A currently popular phishing text claims a recipient has a valuable package that wasn’t deliverable and must click on a link to rectify the issue. If you were expecting a package, and you don’t notice any red flags (such as spelling or grammar issues) in the text, you may instinctively click. You’ve just been hit with a social engineering attack.

If you receive any emails or texts with calls to action, verify the sender’s address before clicking on any links. It’s also important to remember that companies will not ask you to resubmit your personal information via an email or a text. 

If you believe you’re receiving a credible message, go to the official website and sign into your account before taking action.

2. Spearfishing: This time it’s personal

As its name implies, spearfishing is far more targeted and personal than phishing alone. Spearfishing employs some of the same social engineering methods as phishing, but spearfishers will tailor their attacks to fit specific victims or corporations. Spearfishers take the time to “get to know” their victims before carrying out an attack. These hackers will send you messages that appear individualized and are tailor-made to fit your contacts, personality, and profession. 

Spearfishing messages often seem legitimate and may appear to come from someone in your contact list. For example, you receive an email impersonating your company’s CEO which asks you to purchase multiple gift cards for your co-workers. Your boss has asked you to help with incentivizing employees in the past, so you don’t think to question the message. You complete the request and are told to log the gift cards into a linked site. Burning with shame, you realize the email wasn’t legit. The spearfishers now have your credentials, access to company contacts, and the gift cards. 

If you receive a message from a known contact that seems out of character, contact them directly via a new thread to ensure the legitimacy of the message. Don’t act on any requests until you’ve verified their credibility. 

And never follow an uncertain link or enter personal, sensitive information before you’re 100% confident that you know who’s requesting your data.

3. Baiting: These hackers will hook you

The fishing analogies of social engineering are vast, yet they totally make sense. Baiters are some of the most egregious people hackers operating today. When working online or via telephone, these hackers target you with false promises: “Earn $10,000 a day for sleeping!” or “Invest $50 now and see a $50,000 return by next month!” If you click on these links, you may inadvertently download malware or give away your most sensitive personal data.

Baiters also physically target their victims: They may leave an unattended flash drive sitting on a coffee shop or library table, hoping to pique your curiosity. If you’re curious enough, you may take the flash drive and insert it into your computer. Baiters might label the flash drives with information to appeal to passersby (e.g., sensitive documents or payroll data). The hackers load physical media with malware, and as soon as you insert it into a computer, the malware automatically downloads and infects your computer.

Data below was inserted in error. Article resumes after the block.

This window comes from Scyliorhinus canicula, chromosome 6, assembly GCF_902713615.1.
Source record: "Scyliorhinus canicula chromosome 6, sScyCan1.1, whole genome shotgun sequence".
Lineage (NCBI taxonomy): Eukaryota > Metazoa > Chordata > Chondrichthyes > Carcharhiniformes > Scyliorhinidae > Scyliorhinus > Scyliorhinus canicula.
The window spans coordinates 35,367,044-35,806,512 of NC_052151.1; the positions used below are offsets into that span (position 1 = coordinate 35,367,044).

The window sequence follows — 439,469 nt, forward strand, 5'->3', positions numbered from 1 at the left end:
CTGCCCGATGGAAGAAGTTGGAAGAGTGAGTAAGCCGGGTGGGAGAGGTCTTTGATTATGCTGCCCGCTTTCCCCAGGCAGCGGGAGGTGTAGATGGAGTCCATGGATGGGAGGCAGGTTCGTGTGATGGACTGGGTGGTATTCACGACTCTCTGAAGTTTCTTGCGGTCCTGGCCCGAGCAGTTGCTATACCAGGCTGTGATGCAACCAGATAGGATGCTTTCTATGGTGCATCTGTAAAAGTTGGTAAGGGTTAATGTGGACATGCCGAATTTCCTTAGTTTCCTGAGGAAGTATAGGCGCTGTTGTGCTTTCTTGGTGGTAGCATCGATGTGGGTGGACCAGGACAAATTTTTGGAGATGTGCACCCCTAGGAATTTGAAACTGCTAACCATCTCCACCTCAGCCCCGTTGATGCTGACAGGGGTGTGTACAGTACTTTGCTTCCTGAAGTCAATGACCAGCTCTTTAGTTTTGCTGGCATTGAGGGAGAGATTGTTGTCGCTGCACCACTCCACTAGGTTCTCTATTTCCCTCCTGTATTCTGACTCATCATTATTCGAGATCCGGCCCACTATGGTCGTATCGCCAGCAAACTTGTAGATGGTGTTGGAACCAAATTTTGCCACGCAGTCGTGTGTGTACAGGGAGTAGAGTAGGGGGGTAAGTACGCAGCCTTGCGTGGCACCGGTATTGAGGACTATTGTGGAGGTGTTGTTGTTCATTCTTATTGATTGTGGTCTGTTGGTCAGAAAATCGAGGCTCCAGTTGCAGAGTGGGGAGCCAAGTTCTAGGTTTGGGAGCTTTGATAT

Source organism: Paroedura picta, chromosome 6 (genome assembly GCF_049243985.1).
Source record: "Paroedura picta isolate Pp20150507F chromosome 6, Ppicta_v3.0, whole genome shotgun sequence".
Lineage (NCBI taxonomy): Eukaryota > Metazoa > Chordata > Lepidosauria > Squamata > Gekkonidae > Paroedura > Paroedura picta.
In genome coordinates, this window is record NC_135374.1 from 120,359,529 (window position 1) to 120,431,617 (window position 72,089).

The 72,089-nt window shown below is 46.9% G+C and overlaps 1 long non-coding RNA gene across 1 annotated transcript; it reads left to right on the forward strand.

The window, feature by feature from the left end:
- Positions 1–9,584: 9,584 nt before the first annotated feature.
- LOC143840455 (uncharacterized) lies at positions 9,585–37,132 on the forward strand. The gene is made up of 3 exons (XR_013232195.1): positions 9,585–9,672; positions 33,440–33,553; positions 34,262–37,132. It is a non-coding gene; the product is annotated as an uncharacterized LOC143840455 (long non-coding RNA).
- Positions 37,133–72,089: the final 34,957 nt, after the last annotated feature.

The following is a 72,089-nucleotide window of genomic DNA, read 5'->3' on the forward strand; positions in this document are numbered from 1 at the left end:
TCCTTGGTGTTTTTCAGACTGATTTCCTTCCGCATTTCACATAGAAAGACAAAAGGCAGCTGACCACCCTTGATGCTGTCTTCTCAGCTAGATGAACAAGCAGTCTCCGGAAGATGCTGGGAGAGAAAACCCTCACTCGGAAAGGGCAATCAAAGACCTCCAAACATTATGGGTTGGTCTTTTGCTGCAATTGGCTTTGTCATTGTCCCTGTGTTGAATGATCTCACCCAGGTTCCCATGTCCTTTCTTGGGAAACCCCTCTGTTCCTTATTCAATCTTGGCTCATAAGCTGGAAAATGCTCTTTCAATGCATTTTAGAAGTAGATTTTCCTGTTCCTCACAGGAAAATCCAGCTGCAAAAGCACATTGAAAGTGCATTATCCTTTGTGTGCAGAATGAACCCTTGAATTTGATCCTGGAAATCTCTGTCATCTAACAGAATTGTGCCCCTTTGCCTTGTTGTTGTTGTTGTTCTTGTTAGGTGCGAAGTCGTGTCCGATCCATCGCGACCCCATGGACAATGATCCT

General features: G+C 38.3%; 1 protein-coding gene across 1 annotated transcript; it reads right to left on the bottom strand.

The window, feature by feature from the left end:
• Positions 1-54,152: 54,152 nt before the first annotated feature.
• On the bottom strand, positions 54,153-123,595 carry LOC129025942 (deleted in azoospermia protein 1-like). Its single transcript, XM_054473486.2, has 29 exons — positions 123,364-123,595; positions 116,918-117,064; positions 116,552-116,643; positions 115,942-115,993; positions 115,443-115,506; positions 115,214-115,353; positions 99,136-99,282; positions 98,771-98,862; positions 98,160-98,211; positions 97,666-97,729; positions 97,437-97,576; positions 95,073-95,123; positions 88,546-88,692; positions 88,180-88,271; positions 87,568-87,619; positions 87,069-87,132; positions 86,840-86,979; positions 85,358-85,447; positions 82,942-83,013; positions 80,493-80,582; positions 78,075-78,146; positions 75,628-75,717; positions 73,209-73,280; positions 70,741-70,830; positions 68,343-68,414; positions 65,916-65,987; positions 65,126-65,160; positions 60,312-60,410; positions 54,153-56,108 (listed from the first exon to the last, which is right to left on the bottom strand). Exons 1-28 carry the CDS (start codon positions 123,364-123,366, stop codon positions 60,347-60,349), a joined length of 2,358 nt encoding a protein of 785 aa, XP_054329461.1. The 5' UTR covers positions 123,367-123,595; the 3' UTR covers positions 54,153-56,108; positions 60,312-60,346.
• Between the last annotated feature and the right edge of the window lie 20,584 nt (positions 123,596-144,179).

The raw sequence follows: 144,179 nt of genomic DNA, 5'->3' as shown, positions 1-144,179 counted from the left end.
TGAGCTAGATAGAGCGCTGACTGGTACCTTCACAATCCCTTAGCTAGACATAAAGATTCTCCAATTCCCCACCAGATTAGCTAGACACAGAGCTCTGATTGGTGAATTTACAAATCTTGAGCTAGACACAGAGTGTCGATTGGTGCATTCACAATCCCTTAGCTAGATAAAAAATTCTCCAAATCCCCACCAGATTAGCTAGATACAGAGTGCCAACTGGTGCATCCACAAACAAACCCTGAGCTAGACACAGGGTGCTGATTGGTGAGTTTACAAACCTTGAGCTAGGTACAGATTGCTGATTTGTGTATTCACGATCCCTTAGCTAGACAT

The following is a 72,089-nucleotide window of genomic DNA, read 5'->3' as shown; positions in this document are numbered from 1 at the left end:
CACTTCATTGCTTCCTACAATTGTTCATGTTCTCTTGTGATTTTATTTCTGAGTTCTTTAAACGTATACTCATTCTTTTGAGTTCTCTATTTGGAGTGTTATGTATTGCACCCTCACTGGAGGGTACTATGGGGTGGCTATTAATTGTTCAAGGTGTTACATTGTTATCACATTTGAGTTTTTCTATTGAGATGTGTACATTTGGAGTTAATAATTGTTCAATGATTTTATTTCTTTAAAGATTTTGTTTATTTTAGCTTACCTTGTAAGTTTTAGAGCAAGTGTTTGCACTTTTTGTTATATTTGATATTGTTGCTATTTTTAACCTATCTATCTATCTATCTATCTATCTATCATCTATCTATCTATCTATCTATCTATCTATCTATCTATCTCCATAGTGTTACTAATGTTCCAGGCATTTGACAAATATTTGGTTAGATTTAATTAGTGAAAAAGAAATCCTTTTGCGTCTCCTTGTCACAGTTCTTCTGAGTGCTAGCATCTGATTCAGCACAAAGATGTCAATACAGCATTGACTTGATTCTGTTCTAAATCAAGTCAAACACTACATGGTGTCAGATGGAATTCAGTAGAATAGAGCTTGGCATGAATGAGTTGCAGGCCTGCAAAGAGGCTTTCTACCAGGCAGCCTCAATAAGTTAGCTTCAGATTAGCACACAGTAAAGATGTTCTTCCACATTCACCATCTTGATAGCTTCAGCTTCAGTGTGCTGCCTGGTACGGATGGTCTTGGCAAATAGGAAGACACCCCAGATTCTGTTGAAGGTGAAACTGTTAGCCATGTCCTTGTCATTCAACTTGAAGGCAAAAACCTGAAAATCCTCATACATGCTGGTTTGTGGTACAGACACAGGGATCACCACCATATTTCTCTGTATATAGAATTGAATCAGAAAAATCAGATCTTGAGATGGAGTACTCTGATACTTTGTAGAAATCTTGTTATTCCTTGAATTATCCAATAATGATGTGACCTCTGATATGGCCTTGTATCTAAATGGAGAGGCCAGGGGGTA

4. Vishing: Phishing’s dirty cousin

Vishing (“voice phishing”) is, perhaps, the most common social engineering hack. Vishers don’t even need an online presence to snag you. These hackers call people and leave threatening messages that claim urgent attention is required. 

Vishers often target the elderly, but their call databases include people from all walks of life. A visher may call you multiple times in one day, and they typically leave a vague message warning of dire consequences if you don’t call them back. 

Vishers will ask you to verify account information over the phone and may impersonate government or law enforcement officials. Vishers may also mirror a known phone number, but will demand payment or other personal information. Know that the companies they’re impersonating would never ask for this in a person-to-person phone call. 

In some cases, vishers may say they’re calling on behalf of your loved one who was just in a tragic accident or is in jail and then demand money.

A good way to protect yourself against these vicious vishers is to utilize caller ID to screen your phone calls. If you don’t recognize a number, don’t answer your phone. If a voicemail asks you to call a number, verify the number and the company it’s associated with first. 

Joyful couple smiling and using tablet at home.

Final Tips

No one wants to be hacked, but the “people-hack” of social engineering attacks feels personal. These few easy steps can help you protect yourself:

  • Never use the same password for separate accounts.
  • Utilize a password manager, such as LastPass to keep track of and secure your passwords
  • Never enter sensitive information on a page that doesn’t require a two-step authentication process
  • For security questions, supply fake answers — or answers that a hacker wouldn’t find stored in your personal database.

For more information, check out our podcast episodes “Social Engineering Snares Smart People,” “Social Engineering and Pick Pocketing” as well as our explainer “The New Name for Online Con-Artist Tricks.”